The Consumer Financial Protection Bureau (CFPB) will likely be weakened by the incoming Trump administration and its Republican allies in Congress. Exactly how, and how much, remains to be seen, however—and, in the meantime, the agency continues to make its presence felt. Earlier this week, the CFPB warned companies that it oversees to take steps to ensure that their incentive compensation programs are not likely to motivate unethical conduct by employees. The types of unethical conduct that the CFPB wants to ensure that companies are guarding against might include employees creating fake accounts, as happened at Wells Fargo & Co., or enticing consumers to sign up for products they neither want nor need. But the CFPB made clear in its warning to companies that its concerns over sales practices go beyond situations similar to Wells Fargo’s fake account scandal. In other words, as has at times been the case with the CFPB, it is casting a broad net, but not necessarily saying what specifically it intends to catch with that net.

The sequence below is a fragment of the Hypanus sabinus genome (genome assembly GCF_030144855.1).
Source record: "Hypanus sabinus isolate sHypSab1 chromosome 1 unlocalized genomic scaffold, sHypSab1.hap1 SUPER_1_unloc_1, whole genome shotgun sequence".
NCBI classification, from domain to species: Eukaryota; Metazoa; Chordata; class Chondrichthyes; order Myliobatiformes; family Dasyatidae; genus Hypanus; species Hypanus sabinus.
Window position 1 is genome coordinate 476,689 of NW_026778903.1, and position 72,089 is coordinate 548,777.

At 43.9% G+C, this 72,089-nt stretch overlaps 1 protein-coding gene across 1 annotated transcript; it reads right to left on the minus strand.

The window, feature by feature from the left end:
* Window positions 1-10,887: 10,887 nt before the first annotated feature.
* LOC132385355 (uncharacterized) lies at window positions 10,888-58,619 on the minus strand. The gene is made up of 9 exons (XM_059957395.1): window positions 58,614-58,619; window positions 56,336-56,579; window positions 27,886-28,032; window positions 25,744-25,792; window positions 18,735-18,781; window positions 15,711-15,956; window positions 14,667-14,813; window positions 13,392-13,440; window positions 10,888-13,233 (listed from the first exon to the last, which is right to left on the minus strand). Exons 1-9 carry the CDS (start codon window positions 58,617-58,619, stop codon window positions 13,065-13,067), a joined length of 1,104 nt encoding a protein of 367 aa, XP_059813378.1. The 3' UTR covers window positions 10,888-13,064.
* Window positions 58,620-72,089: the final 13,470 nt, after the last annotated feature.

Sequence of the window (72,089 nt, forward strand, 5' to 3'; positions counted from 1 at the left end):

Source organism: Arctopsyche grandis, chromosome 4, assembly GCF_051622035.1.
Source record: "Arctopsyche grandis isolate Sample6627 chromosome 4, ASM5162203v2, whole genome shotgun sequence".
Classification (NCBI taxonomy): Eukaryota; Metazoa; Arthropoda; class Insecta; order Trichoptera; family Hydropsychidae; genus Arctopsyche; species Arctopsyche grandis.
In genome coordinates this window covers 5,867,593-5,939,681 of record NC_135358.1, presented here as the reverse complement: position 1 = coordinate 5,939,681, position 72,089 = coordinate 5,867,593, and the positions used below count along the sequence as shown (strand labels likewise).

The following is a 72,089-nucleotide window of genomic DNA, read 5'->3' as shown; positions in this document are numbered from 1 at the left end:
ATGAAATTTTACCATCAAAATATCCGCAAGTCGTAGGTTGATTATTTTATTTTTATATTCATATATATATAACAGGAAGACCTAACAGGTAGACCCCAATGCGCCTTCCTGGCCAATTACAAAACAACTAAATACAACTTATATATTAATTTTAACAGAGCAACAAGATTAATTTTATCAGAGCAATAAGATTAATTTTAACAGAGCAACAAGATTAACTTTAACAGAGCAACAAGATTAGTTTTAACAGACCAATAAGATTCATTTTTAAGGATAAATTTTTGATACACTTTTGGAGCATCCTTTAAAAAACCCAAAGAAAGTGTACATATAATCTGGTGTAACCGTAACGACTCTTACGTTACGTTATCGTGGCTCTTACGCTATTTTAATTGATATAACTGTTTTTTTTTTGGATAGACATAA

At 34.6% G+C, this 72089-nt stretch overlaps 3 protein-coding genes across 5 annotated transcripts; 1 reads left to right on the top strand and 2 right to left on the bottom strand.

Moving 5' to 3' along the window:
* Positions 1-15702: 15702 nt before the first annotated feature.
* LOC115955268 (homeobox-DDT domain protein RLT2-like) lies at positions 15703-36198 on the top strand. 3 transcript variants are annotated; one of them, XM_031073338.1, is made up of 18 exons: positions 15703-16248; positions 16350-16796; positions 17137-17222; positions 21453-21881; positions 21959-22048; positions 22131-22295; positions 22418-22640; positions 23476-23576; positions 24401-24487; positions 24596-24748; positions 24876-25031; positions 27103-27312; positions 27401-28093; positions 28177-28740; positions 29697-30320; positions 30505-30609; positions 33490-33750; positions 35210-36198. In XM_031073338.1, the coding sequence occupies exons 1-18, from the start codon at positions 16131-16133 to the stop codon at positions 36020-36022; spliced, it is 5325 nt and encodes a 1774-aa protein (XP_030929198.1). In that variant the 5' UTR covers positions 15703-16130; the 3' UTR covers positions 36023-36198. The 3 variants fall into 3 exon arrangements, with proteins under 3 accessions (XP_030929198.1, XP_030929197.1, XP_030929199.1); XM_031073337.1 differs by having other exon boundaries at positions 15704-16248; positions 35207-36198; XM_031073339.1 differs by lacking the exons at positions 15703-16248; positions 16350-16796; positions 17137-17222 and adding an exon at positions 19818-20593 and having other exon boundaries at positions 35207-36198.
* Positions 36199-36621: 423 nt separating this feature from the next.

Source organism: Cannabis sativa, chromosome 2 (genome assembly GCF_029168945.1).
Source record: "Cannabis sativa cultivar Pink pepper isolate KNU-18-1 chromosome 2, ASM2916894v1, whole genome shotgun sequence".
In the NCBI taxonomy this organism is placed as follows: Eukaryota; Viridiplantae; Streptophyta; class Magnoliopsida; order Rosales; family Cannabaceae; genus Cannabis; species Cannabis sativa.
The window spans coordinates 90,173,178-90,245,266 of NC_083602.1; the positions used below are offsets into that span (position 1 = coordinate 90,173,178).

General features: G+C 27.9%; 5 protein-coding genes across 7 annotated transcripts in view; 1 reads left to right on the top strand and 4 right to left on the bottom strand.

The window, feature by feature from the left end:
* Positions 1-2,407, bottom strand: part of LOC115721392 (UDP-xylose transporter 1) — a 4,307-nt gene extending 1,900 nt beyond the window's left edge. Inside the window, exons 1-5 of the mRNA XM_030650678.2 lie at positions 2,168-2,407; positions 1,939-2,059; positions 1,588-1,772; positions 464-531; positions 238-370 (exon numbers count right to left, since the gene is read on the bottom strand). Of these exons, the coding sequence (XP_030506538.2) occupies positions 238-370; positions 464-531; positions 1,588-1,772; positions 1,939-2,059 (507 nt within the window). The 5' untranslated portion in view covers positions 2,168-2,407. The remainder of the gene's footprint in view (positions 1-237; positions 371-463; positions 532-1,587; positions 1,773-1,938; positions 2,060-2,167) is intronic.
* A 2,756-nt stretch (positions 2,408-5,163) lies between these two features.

The federal consumer protection watchdog said that banks, mortgage lenders, payday lenders and other firms that it regulates should review their compensation policies on a regular basis. In doing so, these types of companies need to make sure that they are not creating the wrong kinds of incentives, ones that may lead employees to conclude that they must engage in potentially fraudulent activity in order to meet inflated sales goals. In particular, companies should undertake a comprehensive analysis of their compliance management systems. Boards of Directors will be expected to increase their level of oversight to make sure that appropriate policies and incentives are in place and are being followed. Continue Reading